A large drill ship belonging to oil major Shell ran aground off Alaska on Monday night after drifting in stormy weather, company and government officials said.
The ship, the Kulluk, broke away from one of its tow lines on Monday afternoon and was driven, within hours, to rocks just off Kodiak Island, where it grounded at about 9 p.m. Alaska time, officials said.
The 18-member crew had been evacuated by the Coast Guard late Saturday because of risks from the ongoing storm.
With winds reported at up to 60 miles an hour and Gulf of Alaska seas of up to 35 feet, responders were unable to keep the ship from grounding, said Coast Guard Commander Shane Montoya, the leader of the incident command team.
"We are now entering into the salvage and possible spill-response phase of this event," Montoya told a news conference late on Monday night in Anchorage.
There is no known spill and no reports of damage yet, but the Kulluk has about 155,000 gallons of fuel on board, Montoya said.
The grounding of the Kulluk, a conical, Arctic-class drill ship weighing nearly 28,000 gross tons, is a blow to Shell's $4.5 billion offshore programme in Alaska.
Shell's plan to convert the area in to a major new oil frontier has alarmed environmentalists and many Alaska Natives but excited industry supporters.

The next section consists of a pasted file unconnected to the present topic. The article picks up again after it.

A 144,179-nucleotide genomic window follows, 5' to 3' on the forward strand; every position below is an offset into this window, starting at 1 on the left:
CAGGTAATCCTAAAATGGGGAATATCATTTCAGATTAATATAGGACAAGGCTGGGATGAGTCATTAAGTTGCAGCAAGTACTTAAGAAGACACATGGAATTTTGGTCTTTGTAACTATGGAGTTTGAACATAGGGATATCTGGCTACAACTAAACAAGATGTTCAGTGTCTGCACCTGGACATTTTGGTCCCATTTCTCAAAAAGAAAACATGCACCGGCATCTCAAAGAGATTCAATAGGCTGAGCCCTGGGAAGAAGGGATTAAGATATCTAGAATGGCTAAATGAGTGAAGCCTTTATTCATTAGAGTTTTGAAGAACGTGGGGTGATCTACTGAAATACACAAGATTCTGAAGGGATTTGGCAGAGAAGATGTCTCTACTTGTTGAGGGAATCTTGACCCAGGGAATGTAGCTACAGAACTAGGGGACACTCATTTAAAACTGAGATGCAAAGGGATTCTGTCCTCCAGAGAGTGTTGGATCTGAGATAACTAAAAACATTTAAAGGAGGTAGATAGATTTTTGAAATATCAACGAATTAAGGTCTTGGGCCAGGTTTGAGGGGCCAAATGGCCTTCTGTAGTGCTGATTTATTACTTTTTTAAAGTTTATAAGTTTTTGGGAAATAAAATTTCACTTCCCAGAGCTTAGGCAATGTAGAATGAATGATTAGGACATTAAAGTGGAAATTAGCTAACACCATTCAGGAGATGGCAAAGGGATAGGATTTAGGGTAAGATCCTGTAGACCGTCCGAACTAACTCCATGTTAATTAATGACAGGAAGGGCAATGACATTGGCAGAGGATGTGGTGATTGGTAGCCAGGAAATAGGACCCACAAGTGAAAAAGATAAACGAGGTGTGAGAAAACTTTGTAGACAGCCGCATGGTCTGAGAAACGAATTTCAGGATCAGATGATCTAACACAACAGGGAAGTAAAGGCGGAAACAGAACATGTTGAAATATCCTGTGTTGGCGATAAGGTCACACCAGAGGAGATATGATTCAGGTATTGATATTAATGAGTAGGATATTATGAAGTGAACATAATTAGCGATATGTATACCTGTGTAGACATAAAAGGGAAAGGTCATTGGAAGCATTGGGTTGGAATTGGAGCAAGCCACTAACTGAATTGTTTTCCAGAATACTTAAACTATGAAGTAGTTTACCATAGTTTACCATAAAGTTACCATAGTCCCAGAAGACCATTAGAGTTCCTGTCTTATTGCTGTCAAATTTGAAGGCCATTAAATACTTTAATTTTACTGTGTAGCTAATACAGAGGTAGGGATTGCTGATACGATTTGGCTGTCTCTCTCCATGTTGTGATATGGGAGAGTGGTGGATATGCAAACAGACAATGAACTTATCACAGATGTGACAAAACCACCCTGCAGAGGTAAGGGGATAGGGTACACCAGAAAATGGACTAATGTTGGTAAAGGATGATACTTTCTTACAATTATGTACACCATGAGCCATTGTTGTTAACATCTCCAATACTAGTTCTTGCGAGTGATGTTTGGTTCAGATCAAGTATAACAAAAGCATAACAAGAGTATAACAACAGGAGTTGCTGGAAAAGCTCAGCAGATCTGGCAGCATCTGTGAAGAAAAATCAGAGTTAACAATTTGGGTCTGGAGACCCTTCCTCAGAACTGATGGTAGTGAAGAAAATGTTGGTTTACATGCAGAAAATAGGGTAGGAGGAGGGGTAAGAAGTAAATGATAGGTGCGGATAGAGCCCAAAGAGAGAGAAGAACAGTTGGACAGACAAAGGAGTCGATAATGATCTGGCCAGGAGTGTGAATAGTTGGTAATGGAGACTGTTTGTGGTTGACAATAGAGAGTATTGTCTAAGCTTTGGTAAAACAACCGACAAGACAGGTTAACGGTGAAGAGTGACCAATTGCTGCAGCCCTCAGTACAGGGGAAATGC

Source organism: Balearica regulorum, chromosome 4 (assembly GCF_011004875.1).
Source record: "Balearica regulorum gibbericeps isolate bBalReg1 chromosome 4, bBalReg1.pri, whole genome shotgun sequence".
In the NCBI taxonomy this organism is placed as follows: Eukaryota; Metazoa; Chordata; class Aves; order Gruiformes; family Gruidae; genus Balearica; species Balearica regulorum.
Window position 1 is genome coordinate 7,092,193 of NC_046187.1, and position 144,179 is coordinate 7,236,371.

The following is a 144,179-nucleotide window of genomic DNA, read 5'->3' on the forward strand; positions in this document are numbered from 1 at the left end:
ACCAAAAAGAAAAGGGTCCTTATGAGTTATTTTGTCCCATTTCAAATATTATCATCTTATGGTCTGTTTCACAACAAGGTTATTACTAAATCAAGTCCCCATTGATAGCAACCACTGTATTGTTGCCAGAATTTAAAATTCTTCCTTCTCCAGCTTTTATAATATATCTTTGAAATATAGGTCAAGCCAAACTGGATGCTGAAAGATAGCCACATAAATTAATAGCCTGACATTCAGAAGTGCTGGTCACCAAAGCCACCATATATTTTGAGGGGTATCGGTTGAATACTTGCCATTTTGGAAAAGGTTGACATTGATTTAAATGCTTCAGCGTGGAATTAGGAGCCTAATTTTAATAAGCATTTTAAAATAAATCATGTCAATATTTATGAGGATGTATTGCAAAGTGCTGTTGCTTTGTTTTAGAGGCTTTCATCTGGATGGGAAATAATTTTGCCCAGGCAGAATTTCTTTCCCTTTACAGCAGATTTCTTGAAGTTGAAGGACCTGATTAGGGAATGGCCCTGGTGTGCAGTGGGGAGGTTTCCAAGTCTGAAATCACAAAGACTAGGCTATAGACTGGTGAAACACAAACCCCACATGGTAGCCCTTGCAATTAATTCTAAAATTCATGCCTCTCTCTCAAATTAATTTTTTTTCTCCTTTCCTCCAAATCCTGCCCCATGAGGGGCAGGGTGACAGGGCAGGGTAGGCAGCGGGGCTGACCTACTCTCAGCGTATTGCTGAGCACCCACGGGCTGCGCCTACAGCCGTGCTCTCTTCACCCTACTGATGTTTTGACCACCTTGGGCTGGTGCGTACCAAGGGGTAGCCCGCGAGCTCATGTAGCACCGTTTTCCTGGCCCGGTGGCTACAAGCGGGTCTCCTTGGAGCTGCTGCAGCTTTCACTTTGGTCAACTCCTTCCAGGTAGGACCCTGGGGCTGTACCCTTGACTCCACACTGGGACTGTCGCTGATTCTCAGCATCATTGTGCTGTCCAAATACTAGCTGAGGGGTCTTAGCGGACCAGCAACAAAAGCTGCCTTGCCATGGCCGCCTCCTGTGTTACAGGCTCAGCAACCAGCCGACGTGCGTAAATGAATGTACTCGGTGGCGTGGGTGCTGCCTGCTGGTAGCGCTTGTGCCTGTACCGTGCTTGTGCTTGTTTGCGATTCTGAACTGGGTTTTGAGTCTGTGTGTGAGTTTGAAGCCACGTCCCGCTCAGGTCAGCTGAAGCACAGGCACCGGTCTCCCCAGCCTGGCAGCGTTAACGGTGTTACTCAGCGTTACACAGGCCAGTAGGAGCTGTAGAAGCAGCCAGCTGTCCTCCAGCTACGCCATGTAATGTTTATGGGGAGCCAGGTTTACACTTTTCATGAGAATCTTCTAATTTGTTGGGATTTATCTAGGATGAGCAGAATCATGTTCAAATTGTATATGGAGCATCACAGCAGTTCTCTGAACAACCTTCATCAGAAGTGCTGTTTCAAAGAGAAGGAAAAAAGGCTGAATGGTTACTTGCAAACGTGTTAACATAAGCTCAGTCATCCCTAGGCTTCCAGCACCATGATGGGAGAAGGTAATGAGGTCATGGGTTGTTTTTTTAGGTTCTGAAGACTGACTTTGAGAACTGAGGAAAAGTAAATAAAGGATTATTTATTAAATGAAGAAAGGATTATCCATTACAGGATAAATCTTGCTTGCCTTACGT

Environmentalists and Native opponents say the drilling program threatens a fragile region that is already being battered by rapid climate change.
"Shell and its contractors are no match for Alaska's weather and sea conditions either during drilling operations or during transit," Lois Epstein, Arctic program director for The Wilderness Society, said in an email.
"Shell's costly drilling experiment in the Arctic Ocean needs to be stopped by the federal government or by Shell itself
given the unacceptably high risks it poses to both humans and the environment."
The Kulluk's woes began on Friday, when the Shell ship towing it south experienced a mechanical failure and lost its connection to the drill vessel.
That ship, the Aivik, was reattached to the Kulluk early on Monday morning, as was a tug sent to the scene by the operator of the Trans Alaska Pipeline System. But the Aivik lost its link Monday afternoon, and the tug's crew could only try to guide the drill ship to a position where, if it grounded, "it would have the least amount of impact to the environment," Montoya said.
The Kulluk was used by Shell in September